You have to teach it in stages. First you count concrete objects - 3 apples, 3 pebbles, 3 people. Then you recognise the pattern, and abstract them all as a "3". Only when the children are able to do that reliably, do you start to explore the multi-unit ambiguous situations requiring more precision, and put the units back in. And at a much, much later stage of education, you can start to pull apart the different types and the rules governing them more formally (cardinal numbers, ordinal numbers, rationals, real numbers, vectors, torsors, groups, dimensional analysis, etc.). It may help that later learning if you give some indication early on that these are really different types of things that we are tacitly mixing up together, so it doesn't come as such a shock later, but it just confuses things to try to explain everything at once too early, or to skip over important intermediate stages.

I can't tell from what you write whether the teacher is trying to prevent students using the abstraction at all, or whether having taught that stage, they are moving on to the next step of explaining the exceptions where you do need to keep the concrete types. The "how many apples do you have left?" question is not a good example, but I don't know if that's what the teacher actually used, or is your friend's paraphrase.

But I would say that children need to learn both approaches. They need to be able to abstract pure numbers from a concrete situation, and they also need to be able to keep and manipulate units and types in more complex multi-unit situations. The latter is a significantly more advanced stage of understanding, that requires a firm grasp of the abstraction process first. This isn't based on any pedagogical research - it's based on the structure of the mathematical concepts being taught. It's not that one approach is better than the other and should be the only one taught, it's that you need to teach them both, one after the other.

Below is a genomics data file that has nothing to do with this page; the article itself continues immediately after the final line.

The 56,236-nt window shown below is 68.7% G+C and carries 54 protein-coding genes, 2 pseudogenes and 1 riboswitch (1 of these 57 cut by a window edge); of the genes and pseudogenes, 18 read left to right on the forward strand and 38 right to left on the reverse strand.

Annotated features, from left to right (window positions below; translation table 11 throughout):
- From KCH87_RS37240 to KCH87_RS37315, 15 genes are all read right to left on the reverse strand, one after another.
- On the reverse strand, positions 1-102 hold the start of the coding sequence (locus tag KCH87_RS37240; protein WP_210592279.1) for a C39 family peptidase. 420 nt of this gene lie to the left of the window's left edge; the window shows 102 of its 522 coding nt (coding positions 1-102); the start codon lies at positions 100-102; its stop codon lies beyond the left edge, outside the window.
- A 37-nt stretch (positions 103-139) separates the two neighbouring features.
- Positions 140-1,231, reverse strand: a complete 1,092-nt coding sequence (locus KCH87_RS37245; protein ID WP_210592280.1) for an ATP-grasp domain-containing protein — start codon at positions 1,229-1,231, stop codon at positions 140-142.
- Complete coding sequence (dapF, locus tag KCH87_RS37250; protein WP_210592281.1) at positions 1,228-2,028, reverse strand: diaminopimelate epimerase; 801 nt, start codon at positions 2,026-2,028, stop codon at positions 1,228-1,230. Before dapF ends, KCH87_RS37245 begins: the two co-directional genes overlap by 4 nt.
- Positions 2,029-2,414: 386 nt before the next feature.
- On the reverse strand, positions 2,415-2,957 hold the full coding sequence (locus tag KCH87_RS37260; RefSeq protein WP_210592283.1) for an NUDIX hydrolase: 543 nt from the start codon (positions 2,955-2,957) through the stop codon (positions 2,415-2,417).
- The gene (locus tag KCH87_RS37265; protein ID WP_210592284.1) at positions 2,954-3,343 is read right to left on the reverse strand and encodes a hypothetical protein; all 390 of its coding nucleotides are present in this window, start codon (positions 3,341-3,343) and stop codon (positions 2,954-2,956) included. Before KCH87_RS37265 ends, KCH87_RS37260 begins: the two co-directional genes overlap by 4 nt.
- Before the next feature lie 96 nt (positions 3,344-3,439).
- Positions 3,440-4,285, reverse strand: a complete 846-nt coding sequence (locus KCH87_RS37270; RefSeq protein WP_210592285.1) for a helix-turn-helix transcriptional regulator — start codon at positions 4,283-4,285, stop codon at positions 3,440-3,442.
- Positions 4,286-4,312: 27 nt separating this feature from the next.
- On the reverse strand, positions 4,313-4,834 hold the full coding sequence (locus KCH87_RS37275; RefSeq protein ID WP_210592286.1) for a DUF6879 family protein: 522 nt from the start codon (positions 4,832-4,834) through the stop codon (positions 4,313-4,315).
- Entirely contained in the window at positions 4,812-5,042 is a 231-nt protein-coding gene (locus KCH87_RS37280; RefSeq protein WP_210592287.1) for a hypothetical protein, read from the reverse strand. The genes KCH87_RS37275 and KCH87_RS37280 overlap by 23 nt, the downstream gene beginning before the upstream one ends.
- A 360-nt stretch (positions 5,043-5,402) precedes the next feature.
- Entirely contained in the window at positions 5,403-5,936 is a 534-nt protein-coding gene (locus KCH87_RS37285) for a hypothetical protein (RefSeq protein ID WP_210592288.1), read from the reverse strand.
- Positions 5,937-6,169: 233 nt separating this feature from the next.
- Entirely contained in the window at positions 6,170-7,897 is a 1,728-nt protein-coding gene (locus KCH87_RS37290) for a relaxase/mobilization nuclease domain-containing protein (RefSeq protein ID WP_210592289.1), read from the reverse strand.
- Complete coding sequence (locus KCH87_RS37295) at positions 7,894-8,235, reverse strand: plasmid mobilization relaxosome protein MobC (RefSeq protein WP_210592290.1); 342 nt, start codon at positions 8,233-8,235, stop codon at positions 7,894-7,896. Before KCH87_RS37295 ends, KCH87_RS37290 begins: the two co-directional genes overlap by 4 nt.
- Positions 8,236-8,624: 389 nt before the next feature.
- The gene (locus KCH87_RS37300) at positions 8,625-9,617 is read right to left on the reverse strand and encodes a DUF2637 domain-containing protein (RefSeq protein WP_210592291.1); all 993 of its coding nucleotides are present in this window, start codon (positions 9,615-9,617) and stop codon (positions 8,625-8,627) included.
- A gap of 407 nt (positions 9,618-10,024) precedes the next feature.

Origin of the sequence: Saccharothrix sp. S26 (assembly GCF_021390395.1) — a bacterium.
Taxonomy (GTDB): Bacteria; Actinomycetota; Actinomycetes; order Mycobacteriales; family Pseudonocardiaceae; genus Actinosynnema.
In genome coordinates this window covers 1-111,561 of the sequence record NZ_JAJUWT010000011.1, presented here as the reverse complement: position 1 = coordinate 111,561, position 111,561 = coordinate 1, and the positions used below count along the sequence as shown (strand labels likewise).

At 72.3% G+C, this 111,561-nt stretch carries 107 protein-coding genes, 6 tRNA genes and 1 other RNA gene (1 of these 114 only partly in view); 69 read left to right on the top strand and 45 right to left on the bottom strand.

• I can relate to much of what you say, but I don't understand how you arrive at the conclusion that dealing with units "is a significantly more advanced stage of understanding, that requires a firm grasp of the abstraction process first." My intuition would tell me that it's easier for a kid to understand the concept of 3 apples or 5 meters, then to understand the concept of the pure numbers 3 and 5. Jun 1 at 6:51
• @MichaelBächtold I think what OP's saying is that units themselves are an abstraction, and a higher level one than numbers. Sure "3 apples" and "5 meters" are (or rather can be) concrete, but none of "3", "5" or "meter" are. "Apple" is an edge case, because you can point to an apple, but the idea of using "apple" as a unit is an abstraction, because real apples are all different. Why not use "Granny Smith" or "Red Delicious" or "Cosmic Crisp" instead? Jun 1 at 11:19
• @MichaelBächtold I never said "one apple" was more abstract than "one", only that "apple" (as the unit, not the object) was. "One apple" is a very concrete thing, especially if you point at the apple in question. And since apples-the-objects are concrete things, it's harder to realize that apples-the-units even can be abstract, referring to the platonic ideal of "apple" as opposed to any particular apple or apples. I'd also argue it doesn't matter for "apples", so long as we agree on the definition of "apples". Meters and other measures are a whole other kettle of fish. Jun 1 at 12:29
• I was about to pen a lengthy comment, but your answer has taken the words out of my mouth! In general, when solving problems where units will “interact” to form new ones (e.g., rate problems, problems involving conversions), or where a quantity is variously expressed in multiple measurement units, I strongly encourage students to keep track of the units by displaying them all quantities’ units (or fake units) throughout the working, both as guidance (of the operations to perform) and as checks. Jun 1 at 16:41
• I completely agree that "four" is a correct answer and probably the most common one by quite a bit, but I disagree that "four apples' is incorrect. Nobody would be pedantic enough to parse that as "four apples apples" and get confused. Well, except the OP's friend's teacher maybe! Jun 1 at 22:37